Where Do SPAC Shares Go After Mergers?
Luminar Technologies went public on Dec. 3 through a reverse SPAC merger with Gores Metropoulos. Although Austin Russell is the company's CEO, Peter Thiel funded Russell's venture.
After a company goes public, the ticker symbol usually ends up on the preferred exchange. However, when the deal goes through a SPAC, the stock does something different.
SPAC shares merge into the new company
When a SPAC successfully merges, the company's stock weaves into the new company. For Russell's company, Luminar Technologies is trading within Gores Metropoulos stock. The combined stock trades under the ticker symbol "LAZR" on the Nasdaq exchange.
When investors purchase new SPAC stock, it usually starts trading at $10 per share. In contrast, with traditional IPOs or direct listings, an underwriter or a company determines the stock's starting price.
Existing investors have a few options for post-acquisition SPAC shares
Even before a company goes public, common stock investors usually hold some sort of stake in the business, which could mean employees or institutional investors. In these circumstances, an existing investor may want to hold on to their piece of the pie post-merge. However, that isn't always the case.
Existing investors have a few other options:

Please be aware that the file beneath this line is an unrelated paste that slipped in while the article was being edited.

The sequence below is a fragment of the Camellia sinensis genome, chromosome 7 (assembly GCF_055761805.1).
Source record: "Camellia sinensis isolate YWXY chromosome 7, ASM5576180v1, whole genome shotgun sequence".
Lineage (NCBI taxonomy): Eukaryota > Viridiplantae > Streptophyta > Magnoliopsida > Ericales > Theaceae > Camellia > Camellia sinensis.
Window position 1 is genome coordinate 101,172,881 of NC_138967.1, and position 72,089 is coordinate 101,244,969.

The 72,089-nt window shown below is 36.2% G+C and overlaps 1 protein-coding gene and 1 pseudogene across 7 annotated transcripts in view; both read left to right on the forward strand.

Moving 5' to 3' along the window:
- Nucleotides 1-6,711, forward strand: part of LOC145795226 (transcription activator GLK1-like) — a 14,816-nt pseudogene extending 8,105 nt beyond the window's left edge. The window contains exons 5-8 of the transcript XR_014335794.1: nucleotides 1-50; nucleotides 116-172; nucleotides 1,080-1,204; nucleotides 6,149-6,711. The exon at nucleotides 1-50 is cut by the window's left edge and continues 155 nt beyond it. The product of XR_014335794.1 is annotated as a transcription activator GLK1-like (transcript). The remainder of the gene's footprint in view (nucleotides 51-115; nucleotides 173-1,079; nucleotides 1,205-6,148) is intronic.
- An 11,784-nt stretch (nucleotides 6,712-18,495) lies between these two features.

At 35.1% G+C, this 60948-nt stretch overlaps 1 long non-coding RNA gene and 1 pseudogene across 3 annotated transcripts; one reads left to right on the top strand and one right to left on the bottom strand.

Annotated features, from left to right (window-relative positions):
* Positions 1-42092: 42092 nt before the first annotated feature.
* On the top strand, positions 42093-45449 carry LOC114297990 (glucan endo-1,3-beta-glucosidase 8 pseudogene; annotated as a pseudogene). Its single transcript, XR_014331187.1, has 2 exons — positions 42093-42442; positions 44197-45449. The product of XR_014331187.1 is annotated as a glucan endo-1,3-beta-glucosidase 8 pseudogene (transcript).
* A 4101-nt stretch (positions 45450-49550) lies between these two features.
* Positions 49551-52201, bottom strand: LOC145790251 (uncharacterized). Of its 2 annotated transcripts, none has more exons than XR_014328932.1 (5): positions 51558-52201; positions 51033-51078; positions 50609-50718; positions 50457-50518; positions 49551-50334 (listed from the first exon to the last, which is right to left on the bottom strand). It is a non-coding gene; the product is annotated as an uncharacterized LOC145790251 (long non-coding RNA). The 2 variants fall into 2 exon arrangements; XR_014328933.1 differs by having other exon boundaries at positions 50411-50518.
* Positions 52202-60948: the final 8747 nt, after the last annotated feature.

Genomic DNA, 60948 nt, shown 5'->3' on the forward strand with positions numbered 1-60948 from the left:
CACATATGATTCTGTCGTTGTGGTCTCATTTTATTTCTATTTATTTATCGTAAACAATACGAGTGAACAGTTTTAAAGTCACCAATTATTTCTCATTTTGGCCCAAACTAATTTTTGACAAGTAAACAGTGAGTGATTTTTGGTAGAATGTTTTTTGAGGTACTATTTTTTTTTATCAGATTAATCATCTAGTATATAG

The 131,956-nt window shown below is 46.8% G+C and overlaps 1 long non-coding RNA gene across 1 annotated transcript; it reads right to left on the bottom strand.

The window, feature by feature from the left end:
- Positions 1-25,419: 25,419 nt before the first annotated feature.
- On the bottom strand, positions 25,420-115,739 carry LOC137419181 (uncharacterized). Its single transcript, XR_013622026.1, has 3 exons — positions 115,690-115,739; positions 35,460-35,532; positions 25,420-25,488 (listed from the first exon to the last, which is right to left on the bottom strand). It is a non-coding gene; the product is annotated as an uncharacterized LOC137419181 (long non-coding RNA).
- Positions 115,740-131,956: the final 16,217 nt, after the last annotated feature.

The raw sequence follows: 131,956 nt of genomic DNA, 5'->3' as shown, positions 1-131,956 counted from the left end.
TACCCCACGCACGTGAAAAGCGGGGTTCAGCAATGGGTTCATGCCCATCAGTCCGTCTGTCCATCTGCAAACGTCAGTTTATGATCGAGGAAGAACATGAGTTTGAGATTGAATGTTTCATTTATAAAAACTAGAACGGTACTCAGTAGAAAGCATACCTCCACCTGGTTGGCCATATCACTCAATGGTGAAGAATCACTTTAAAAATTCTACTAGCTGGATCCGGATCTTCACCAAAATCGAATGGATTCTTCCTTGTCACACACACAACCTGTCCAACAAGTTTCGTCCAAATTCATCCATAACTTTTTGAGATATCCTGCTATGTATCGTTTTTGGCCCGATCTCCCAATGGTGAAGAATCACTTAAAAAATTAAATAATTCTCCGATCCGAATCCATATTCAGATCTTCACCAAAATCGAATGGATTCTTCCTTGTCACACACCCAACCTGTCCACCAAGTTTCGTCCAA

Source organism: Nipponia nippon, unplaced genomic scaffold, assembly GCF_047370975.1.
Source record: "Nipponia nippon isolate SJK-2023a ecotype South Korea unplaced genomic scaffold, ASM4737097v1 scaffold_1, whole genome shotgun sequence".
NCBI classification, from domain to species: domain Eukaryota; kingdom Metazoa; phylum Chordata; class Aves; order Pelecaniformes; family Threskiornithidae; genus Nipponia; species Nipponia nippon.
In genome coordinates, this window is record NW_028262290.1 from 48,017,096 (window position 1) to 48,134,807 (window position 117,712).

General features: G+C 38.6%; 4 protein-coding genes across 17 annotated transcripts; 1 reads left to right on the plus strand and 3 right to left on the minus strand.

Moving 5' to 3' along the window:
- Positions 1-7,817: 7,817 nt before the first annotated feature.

- They can exercise their warrants. If an investor wants to purchase more stock, they can usually do so below market value. A SPAC warrant gives common stockholders the right to purchase stock at a certain share price. In this case, investors may be able to get stock for $11 per share even when the market value has reached $20 or more. Right off the bat, this warrant gives investors an upper hand against the general public.
- They can cash out. This seems obvious, but it may not always be. With traditional IPOs, investors are stuck in what's called a lockup period, which often lasts for 90 days. SPAC mergers don't have to deal with the same restrictions, so employees and other existing investors can liquify their shares on the fly.
While there are standards, it's worth noting that some SPAC circumstances differ from others. You will want to read the company's prospectus (which you can find in the Form S-1 registration statement on SEC Edgar tool) to fully understand your investor rights.
What if a SPAC fails to merge?
SPAC merge failures are more common than you may think. Some of the most noteworthy failed SPAC mergers in recent times are TGI Fridays, CEC Entertainment (owner of Chuck E. Cheese), and Akazoo. While unfortunate, failed SPAC mergers are a reality in the business world.
SPACs have a limit of two years to complete the acquisition. They can't raise funds for any reason other than the specified acquisition. So, with no acquisition, companies must return money to investors straight from the trust.
This is unfortunate for both parties. For investors, in particular, it means that they are getting cash back with no return when they could have put that money to work elsewhere.